Cruise lines will in fact plan their ships itineraries around your charter if your charter is going to areas outside of their normal ports or operation. For example, great opportunities for charters exist when a cruise line repositions a ship after the cruise brochure has been published. Providing the cruise line has not sold an excessive amount of passengers on the cruise date you want to charter, they will "buy" these passengers off. This usually means offering them another date and some incentives by way of soft dollars or whatever. The cost of the buy off will be added to your charter fee, so once the decision to move ahead is made, the sooner you contract the charter, the cheaper it will be. However, there comes a point where the numbers do not work so the cruise line will not move those passengers in order to accommodate a charter.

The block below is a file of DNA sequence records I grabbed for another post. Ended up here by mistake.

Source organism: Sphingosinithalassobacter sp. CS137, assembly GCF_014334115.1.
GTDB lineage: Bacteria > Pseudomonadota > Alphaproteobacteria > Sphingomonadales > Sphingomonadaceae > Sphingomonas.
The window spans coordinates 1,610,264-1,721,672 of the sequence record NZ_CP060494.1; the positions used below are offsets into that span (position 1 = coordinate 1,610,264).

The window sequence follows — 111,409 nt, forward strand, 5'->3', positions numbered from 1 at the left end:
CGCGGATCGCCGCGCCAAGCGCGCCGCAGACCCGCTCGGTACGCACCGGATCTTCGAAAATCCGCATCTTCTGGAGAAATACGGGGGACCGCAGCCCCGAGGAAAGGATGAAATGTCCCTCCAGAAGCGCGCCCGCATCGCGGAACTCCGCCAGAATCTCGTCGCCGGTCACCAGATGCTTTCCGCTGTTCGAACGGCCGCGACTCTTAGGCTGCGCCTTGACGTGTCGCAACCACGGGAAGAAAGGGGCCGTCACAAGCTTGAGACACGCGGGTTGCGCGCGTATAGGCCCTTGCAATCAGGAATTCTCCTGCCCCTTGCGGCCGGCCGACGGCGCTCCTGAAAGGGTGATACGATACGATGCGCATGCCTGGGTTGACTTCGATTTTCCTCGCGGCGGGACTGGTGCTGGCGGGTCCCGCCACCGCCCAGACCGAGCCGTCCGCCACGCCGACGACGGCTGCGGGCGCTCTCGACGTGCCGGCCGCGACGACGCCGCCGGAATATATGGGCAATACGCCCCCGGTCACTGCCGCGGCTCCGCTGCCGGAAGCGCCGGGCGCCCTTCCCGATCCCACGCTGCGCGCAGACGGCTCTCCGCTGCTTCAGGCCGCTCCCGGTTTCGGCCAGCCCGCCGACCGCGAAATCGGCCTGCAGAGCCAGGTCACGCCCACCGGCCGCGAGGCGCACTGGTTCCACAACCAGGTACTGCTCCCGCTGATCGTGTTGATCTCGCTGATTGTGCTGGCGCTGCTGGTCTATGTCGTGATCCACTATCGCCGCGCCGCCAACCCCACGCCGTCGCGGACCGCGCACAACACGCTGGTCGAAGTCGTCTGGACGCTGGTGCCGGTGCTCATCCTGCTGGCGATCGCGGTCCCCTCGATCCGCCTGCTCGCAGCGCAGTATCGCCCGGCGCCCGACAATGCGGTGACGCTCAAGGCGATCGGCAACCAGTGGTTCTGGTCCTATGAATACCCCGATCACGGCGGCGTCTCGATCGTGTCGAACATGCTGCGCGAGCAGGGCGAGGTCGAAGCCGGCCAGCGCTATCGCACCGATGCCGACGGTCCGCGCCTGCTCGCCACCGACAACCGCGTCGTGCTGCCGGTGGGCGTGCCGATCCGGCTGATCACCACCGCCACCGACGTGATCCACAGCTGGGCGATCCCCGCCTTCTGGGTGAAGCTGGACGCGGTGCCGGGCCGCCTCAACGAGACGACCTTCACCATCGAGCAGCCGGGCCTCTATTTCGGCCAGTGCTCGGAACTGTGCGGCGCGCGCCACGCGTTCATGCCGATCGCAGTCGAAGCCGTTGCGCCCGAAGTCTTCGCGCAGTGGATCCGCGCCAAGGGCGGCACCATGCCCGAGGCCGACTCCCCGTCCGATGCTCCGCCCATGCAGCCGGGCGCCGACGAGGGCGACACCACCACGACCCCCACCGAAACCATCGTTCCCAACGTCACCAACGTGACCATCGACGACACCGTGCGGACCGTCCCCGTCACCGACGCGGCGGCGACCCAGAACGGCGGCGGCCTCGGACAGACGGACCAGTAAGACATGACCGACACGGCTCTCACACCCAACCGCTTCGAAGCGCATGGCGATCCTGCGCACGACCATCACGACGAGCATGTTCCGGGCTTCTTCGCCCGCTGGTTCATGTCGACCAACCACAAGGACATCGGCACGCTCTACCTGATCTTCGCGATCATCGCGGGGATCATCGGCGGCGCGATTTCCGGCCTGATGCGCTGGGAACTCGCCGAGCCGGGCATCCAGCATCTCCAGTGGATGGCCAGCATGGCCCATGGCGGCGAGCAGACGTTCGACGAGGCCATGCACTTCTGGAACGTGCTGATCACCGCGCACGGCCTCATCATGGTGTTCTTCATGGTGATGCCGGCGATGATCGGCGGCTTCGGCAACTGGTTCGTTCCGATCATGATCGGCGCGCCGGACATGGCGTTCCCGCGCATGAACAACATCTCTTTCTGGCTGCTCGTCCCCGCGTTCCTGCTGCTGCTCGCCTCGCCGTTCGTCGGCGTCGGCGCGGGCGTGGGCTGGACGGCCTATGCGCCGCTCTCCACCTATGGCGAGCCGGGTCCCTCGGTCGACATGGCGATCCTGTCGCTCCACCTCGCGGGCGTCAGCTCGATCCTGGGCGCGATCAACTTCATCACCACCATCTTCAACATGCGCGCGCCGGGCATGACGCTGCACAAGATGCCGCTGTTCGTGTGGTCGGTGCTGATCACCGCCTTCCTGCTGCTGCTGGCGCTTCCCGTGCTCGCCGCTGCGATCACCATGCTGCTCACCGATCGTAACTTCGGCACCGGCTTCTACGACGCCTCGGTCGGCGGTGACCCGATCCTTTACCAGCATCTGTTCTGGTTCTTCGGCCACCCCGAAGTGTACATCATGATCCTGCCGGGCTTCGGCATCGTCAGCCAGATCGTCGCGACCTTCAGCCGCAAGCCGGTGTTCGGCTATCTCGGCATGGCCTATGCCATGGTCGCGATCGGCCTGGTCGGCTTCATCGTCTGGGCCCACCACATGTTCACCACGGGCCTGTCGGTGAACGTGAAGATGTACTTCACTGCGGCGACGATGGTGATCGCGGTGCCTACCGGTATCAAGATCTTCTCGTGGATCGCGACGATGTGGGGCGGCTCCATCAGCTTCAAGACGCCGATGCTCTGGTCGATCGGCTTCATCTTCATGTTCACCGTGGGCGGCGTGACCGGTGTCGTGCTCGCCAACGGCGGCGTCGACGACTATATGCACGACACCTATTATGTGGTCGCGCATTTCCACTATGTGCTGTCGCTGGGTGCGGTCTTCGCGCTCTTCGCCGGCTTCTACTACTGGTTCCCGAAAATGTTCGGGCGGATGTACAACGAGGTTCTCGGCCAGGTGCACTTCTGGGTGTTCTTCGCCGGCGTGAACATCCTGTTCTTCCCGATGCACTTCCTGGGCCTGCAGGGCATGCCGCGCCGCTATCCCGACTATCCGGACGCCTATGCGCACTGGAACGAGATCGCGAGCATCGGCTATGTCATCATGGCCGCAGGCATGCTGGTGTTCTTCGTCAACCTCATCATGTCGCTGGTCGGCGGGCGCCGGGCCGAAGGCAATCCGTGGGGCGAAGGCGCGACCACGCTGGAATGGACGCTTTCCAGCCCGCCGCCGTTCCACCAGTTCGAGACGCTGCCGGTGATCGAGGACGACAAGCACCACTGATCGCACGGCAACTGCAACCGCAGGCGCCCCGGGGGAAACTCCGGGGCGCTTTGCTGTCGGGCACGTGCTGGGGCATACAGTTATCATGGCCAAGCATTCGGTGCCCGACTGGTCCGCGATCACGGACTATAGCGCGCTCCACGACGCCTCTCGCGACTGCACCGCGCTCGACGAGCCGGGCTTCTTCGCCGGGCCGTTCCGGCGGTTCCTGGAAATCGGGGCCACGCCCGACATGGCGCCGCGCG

Royal Caribbean International for example, does not typically consider Full Ship Charter requests within 6 months of the requested sail date and/or for those sailings booked above a pre-determined threshold. Most clients charter one year in advance and some as far out as two or more years.
For Re-Sale charters, it is in the best interest of the client to allow ample time to promote the charter (9 months+). The cost of displacing booked guests will be a factor for any “open” sailing and will generally be lower if the charter is contracted farther out.